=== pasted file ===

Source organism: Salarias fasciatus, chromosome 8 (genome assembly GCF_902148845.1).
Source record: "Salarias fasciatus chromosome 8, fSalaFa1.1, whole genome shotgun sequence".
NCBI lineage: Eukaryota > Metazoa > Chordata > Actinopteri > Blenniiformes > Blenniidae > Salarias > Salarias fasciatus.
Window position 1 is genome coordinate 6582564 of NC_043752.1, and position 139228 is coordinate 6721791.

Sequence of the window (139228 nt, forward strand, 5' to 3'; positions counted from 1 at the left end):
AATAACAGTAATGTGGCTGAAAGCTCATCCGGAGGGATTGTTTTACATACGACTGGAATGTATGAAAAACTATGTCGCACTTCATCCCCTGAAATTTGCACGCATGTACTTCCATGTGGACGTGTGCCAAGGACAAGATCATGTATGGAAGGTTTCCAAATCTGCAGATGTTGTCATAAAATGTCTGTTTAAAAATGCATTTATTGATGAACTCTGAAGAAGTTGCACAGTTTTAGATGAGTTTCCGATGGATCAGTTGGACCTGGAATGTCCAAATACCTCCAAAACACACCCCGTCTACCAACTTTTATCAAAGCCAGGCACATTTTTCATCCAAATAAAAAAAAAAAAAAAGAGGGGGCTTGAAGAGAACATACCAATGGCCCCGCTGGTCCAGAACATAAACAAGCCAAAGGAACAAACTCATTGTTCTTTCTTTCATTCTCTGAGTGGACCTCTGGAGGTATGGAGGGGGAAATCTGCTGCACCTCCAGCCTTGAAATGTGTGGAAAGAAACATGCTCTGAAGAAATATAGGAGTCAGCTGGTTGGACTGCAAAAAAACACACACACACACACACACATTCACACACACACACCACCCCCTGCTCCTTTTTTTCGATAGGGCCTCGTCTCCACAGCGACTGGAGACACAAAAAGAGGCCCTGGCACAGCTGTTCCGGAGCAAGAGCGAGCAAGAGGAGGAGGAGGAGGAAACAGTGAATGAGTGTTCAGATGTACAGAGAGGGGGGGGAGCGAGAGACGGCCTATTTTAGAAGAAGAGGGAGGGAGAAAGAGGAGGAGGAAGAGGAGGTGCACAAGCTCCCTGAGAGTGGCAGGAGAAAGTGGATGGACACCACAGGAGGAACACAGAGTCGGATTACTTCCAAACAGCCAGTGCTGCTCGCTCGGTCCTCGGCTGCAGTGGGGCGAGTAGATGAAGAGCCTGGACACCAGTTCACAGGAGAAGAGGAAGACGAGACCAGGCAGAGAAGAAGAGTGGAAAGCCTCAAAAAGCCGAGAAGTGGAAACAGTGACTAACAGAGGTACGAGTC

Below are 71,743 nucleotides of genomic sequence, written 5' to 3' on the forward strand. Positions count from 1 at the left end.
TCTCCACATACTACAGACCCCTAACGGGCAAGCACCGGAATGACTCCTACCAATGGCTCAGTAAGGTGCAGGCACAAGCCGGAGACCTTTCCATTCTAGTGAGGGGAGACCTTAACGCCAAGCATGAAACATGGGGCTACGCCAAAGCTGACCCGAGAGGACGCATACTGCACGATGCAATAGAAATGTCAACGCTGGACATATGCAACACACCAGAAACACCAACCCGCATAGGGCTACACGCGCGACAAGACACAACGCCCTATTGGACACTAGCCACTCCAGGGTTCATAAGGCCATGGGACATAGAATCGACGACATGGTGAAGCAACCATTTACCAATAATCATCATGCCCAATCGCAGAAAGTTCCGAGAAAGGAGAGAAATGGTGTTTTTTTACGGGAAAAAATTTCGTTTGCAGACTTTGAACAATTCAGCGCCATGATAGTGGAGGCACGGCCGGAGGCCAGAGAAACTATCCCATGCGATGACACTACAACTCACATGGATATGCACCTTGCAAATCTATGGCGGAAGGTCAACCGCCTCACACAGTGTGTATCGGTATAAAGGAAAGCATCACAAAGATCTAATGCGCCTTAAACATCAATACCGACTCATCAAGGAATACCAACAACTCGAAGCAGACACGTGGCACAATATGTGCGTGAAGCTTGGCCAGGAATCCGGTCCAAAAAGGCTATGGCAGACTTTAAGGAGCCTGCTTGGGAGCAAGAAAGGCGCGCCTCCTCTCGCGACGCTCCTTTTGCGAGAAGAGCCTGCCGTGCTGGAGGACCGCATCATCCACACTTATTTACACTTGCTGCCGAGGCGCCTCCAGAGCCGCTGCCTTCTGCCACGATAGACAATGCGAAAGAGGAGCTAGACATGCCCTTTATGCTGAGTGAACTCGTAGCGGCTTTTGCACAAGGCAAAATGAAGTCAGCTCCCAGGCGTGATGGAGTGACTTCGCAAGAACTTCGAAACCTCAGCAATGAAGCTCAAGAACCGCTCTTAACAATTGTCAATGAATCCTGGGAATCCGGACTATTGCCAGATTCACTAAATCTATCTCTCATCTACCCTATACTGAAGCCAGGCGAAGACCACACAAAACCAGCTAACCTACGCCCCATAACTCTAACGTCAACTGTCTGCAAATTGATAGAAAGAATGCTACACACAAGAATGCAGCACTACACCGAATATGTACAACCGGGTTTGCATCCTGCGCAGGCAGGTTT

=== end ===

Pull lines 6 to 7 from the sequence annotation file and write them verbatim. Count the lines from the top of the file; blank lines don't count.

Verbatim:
AATAACAGTAATGTGGCTGAAAGCTCATCCGGAGGGATTGTTTTACATACGACTGGAATGTATGAAAAACTATGTCGCACTTCATCCCCTGAAATTTGCACGCATGTACTTCCATGTGGACGTGTGCCAAGGACAAGATCATGTATGGAAGGTTTCCAAATCTGCAGATGTTGTCATAAAATGTCTGTTTAAAAATGCATTTATTGATGAACTCTGAAGAAGTTGCACAGTTTTAGATGAGTTTCCGATGGATCAGTTGGACCTGGAATGTCCAAATACCTCCAAAACACACCCCGTCTACCAACTTTTATCAAAGCCAGGCACATTTTTCATCCAAATAAAAAAAAAAAAAAAGAGGGGGCTTGAAGAGAACATACCAATGGCCCCGCTGGTCCAGAACATAAACAAGCCAAAGGAACAAACTCATTGTTCTTTCTTTCATTCTCTGAGTGGACCTCTGGAGGTATGGAGGGGGAAATCTGCTGCACCTCCAGCCTTGAAATGTGTGGAAAGAAACATGCTCTGAAGAAATATAGGAGTCAGCTGGTTGGACTGCAAAAAAACACACACACACACACACACATTCACACACACACACCACCCCCTGCTCCTTTTTTTCGATAGGGCCTCGTCTCCACAGCGACTGGAGACACAAAAAGAGGCCCTGGCACAGCTGTTCCGGAGCAAGAGCGAGCAAGAGGAGGAGGAGGAGGAAACAGTGAATGAGTGTTCAGATGTACAGAGAGGGGGGGGAGCGAGAGACGGCCTATTTTAGAAGAAGAGGGAGGGAGAAAGAGGAGGAGGAAGAGGAGGTGCACAAGCTCCCTGAGAGTGGCAGGAGAAAGTGGATGGACACCACAGGAGGAACACAGAGTCGGATTACTTCCAAACAGCCAGTGCTGCTCGCTCGGTCCTCGGCTGCAGTGGGGCGAGTAGATGAAGAGCCTGGACACCAGTTCACAGGAGAAGAGGAAGACGAGACCAGGCAGAGAAGAAGAGTGGAAAGCCTCAAAAAGCCGAGAAGTGGAAACAGTGACTAACAGAGGTACGAGTC

Below are 71,743 nucleotides of genomic sequence, written 5' to 3' on the forward strand. Positions count from 1 at the left end.